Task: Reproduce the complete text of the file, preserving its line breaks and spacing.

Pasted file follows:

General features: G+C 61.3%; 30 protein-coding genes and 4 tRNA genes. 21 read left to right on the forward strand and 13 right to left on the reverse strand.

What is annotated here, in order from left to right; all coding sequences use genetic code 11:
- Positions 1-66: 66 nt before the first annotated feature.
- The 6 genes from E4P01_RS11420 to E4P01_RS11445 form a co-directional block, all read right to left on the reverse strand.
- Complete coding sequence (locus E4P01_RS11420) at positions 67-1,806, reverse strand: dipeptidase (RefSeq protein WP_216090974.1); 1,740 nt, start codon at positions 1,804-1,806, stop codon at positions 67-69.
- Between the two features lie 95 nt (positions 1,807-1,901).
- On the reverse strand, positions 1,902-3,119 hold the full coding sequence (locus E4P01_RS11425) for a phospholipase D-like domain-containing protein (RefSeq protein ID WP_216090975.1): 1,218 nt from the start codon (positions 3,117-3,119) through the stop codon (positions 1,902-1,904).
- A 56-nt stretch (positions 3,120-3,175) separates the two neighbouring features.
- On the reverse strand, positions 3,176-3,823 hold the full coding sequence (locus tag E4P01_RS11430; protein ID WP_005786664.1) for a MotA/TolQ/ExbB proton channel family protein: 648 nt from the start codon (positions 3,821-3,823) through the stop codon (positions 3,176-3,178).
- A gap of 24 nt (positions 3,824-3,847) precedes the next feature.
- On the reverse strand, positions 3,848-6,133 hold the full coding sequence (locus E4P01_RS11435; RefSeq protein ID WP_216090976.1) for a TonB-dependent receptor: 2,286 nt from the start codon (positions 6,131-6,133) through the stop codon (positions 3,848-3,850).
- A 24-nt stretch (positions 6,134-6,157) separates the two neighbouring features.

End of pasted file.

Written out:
General features: G+C 61.3%; 30 protein-coding genes and 4 tRNA genes. 21 read left to right on the forward strand and 13 right to left on the reverse strand.

What is annotated here, in order from left to right; all coding sequences use genetic code 11:
- Positions 1-66: 66 nt before the first annotated feature.
- The 6 genes from E4P01_RS11420 to E4P01_RS11445 form a co-directional block, all read right to left on the reverse strand.
- Complete coding sequence (locus E4P01_RS11420) at positions 67-1,806, reverse strand: dipeptidase (RefSeq protein WP_216090974.1); 1,740 nt, start codon at positions 1,804-1,806, stop codon at positions 67-69.
- Between the two features lie 95 nt (positions 1,807-1,901).
- On the reverse strand, positions 1,902-3,119 hold the full coding sequence (locus E4P01_RS11425) for a phospholipase D-like domain-containing protein (RefSeq protein ID WP_216090975.1): 1,218 nt from the start codon (positions 3,117-3,119) through the stop codon (positions 1,902-1,904).
- A 56-nt stretch (positions 3,120-3,175) separates the two neighbouring features.
- On the reverse strand, positions 3,176-3,823 hold the full coding sequence (locus tag E4P01_RS11430; protein ID WP_005786664.1) for a MotA/TolQ/ExbB proton channel family protein: 648 nt from the start codon (positions 3,821-3,823) through the stop codon (positions 3,176-3,178).
- A gap of 24 nt (positions 3,824-3,847) precedes the next feature.
- On the reverse strand, positions 3,848-6,133 hold the full coding sequence (locus E4P01_RS11435; RefSeq protein ID WP_216090976.1) for a TonB-dependent receptor: 2,286 nt from the start codon (positions 6,131-6,133) through the stop codon (positions 3,848-3,850).
- A 24-nt stretch (positions 6,134-6,157) separates the two neighbouring features.